As mentioned earlier, birth mothers do not make a big Hollywood entrance into their child’s lives and demand on having them back. Birth mothers understand that the child is being raised by other individuals and they do not necessarily want to interfere with their lives. However, in certain circumstances, birth mothers may have a desire to come back into their child’s life to see how they are doing, but depending on if it is a closed or open adoption, they may not be able to. This should not be taken in a negative way if the adoption is closed. This occurs because the birth mother may feel it is too emotional seeing their child again after their final goodbye and/or they do not want to disrupt their new life. In any case, the appropriate level of openness for the adoption can be decided with the help of an adoption agency like Adoption Choices of New York and other adoption professionals.
Myth #5: “Searching for birth mothers/family doesn’t help the child.”
In time, the adopted individual will grow up and may want to piece together their adoption. Items can include, documents, photographs and anything that may have been saved before and after the adoption. If it is an open adoption, the adoptee will be in a position to decide if they want to reach out to either the adoption agency and/or the birth mother/family. This decision should be made by the adopted individual, with the support of the adoptive parents and by no one pressuring them to do so. This can be a rather positive experience for the adoptee to research their background and where they come from. Searching is not done to replace the adopted parents but rather searching or meeting the birth mother and/or family can give more answers, and possible acceptance with their own adoption if they meet with their biological family.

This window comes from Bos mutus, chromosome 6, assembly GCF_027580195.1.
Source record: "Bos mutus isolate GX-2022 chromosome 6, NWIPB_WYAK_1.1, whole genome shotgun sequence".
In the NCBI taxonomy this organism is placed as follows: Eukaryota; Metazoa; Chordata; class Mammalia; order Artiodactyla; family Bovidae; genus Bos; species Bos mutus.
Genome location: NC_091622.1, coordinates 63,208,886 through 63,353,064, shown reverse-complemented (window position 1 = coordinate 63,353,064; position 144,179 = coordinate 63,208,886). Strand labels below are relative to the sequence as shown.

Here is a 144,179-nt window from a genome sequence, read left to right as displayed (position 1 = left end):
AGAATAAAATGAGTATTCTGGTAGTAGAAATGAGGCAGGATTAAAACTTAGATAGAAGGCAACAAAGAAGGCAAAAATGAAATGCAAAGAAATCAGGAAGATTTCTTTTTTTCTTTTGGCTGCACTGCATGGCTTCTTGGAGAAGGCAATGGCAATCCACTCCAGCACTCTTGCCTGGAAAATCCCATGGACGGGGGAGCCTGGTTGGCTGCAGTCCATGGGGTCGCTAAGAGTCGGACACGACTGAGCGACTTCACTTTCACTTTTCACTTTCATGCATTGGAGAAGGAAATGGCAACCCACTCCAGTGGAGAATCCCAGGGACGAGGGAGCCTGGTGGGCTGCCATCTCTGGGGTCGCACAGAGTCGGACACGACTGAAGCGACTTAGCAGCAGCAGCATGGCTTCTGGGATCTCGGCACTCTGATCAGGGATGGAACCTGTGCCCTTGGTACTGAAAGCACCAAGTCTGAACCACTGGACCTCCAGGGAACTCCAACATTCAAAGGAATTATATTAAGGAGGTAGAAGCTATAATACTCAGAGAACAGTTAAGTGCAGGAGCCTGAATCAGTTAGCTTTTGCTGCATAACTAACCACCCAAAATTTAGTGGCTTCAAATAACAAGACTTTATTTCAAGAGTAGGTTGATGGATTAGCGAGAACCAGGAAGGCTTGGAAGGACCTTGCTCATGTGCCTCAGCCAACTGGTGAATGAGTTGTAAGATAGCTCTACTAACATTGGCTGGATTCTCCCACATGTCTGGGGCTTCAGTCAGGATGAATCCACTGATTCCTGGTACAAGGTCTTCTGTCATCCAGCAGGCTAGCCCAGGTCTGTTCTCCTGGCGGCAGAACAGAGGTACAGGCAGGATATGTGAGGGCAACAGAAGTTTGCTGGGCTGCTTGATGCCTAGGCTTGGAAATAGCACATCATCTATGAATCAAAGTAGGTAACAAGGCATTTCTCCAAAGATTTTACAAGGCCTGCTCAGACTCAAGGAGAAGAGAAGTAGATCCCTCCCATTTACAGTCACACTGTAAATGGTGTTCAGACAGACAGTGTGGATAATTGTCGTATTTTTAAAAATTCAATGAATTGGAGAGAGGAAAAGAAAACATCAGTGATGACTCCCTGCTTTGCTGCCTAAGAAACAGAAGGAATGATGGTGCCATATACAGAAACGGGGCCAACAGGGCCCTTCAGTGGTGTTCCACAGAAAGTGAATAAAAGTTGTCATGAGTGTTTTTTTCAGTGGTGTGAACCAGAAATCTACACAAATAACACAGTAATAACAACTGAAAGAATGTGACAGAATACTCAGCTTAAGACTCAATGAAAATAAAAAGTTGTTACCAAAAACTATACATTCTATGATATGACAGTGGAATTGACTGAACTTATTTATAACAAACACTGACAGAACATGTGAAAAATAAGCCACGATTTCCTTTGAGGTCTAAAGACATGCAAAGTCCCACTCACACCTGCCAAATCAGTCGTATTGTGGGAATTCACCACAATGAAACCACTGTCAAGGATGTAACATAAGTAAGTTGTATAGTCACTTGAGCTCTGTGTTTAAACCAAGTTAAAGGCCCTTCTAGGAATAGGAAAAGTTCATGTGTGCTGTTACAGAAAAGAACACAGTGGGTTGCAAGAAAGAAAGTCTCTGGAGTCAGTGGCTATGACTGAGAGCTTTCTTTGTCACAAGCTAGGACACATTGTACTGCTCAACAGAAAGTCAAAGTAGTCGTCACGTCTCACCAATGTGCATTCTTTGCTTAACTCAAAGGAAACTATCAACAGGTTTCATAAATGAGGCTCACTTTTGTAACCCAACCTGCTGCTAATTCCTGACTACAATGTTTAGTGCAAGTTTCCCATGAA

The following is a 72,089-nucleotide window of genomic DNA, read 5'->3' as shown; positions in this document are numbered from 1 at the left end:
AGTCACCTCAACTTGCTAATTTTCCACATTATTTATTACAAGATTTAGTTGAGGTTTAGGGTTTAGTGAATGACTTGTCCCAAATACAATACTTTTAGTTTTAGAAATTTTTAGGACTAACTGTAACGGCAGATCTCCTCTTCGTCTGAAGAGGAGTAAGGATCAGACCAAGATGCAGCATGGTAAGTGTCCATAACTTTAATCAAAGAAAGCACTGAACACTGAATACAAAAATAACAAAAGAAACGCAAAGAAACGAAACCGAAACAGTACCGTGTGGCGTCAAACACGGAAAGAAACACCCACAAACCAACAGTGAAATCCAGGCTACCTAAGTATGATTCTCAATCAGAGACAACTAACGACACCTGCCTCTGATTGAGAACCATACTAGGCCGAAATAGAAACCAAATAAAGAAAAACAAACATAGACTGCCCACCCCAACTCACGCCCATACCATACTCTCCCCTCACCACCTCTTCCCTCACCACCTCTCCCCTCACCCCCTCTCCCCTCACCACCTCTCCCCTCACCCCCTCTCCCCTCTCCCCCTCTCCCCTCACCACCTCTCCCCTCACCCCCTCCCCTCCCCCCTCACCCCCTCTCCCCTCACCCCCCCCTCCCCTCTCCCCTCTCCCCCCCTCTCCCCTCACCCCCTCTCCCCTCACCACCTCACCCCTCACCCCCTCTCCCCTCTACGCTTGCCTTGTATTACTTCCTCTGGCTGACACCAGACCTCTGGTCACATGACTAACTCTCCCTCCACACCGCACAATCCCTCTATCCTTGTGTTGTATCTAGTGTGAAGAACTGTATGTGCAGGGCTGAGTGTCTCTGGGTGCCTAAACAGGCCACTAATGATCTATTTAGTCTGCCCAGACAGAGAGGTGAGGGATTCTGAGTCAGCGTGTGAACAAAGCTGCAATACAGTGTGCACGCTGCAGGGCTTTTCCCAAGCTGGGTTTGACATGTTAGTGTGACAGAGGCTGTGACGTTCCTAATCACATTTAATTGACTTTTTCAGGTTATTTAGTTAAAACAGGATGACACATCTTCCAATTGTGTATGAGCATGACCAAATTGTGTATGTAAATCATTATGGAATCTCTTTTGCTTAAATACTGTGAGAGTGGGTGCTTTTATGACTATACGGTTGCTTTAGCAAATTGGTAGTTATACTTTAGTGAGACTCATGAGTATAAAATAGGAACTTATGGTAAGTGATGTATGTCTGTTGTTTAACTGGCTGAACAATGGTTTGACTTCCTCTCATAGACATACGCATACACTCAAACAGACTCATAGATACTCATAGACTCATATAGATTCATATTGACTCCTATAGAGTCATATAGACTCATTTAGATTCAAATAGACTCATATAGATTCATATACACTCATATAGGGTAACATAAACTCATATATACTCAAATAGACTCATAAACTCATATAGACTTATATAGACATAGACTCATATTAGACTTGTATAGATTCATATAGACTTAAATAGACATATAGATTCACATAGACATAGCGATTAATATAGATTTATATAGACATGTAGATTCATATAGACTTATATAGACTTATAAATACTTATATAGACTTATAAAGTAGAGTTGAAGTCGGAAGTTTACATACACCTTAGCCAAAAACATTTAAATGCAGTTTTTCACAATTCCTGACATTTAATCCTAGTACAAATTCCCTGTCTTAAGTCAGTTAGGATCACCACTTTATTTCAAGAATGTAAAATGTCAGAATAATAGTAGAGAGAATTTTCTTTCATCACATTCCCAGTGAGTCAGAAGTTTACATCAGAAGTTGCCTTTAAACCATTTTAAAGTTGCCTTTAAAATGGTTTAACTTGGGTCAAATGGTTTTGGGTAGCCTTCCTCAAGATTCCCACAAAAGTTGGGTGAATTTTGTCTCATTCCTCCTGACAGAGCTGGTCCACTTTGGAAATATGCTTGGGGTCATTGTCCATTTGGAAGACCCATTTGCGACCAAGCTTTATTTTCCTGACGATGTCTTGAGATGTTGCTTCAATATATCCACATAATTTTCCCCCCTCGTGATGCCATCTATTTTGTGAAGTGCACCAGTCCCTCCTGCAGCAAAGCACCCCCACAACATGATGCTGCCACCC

- Myths about Transracial Adoption
- How Adoption affects Birth Mothers
- Adopting a Baby: Understanding Open, Semi-Open, and Closed Adoptions
Adoption Choices of New York
For more information on adoption or if you are currently in the process of adopting a baby and have any questions or concerns, feel free to contact, Adoption Choices of New York.
Support Adoption Choices
Adoption Choices, Inc. is partnering with Crowdrise, a fundraising website for nonprofits, to help our adoptive parents and birth parents with much needed financial assistance. We understand that expenses keep clients from fulfilling their dreams. Both with birth parents making a plan for adoption, and with adoptive parents growing their family. It is our mission to provide financial assistance through grants and scholarships, awarded annually in November, in honor of National Adoption Month. Funds assist adoptive parents with matching and placements, adoption finalization and helping birth mothers improve their lives through higher education — and much more.
However, we can’t do it alone. Please read up on our programs and donate money where you are able. Your donation will make a huge impact.
About the Author
Rachel Strom graduated from Lehman College in the Bronx in May of 2018, where she received her bachelors in Professional Writing. After receiving her education at Lehman College, Rachel is currently interning at Adoption Choices Inc., where she is a weekly blogger.
Rachel was adopted from Asuncion, Paraguay in 1991. Her adoption experience has helped her write articles for Adoption Choices Inc., from the perspective of an adoptive individual. She hopes her articles will help someone looking into adoption or encourage those currently in the process.
When Rachel is not writing for Adoption Choices Inc. or her own novels she enjoys her other passion for baking, where she resides, in the New York City area. When she is baking, music is always playing throughout the kitchen while she is whipping up a delectable dessert for her friends and adoptive family.
Bish, Tim, and, Unsplash. Yawn Baby. 2018.
Caldwell, C.O.A.P, Mardie. “6 Common Adoption Myths Dispelled.” TODAY.com, 8 May 2007, www.today.com/parents/6-common-adoption-myths-dispelled-wbna18557471.
Greyerbaby, and Canva. 2019.
“Impact of Adoption on Birth Parents.” Child Welfare Information Gateway, Children’s Bureau, Aug. 2013, www.childwelfare.gov/pubPDFs/f_impact.pdf.
Motely, Isolde, and Susan Caughman. “Adoption Facts: Dispelling the Top 10 Myths.” Adoptive Families, Adoptive Families Magazine, 3 Nov. 2017, www.adoptivefamilies.com/how-to-adopt/myths-about-adoption/.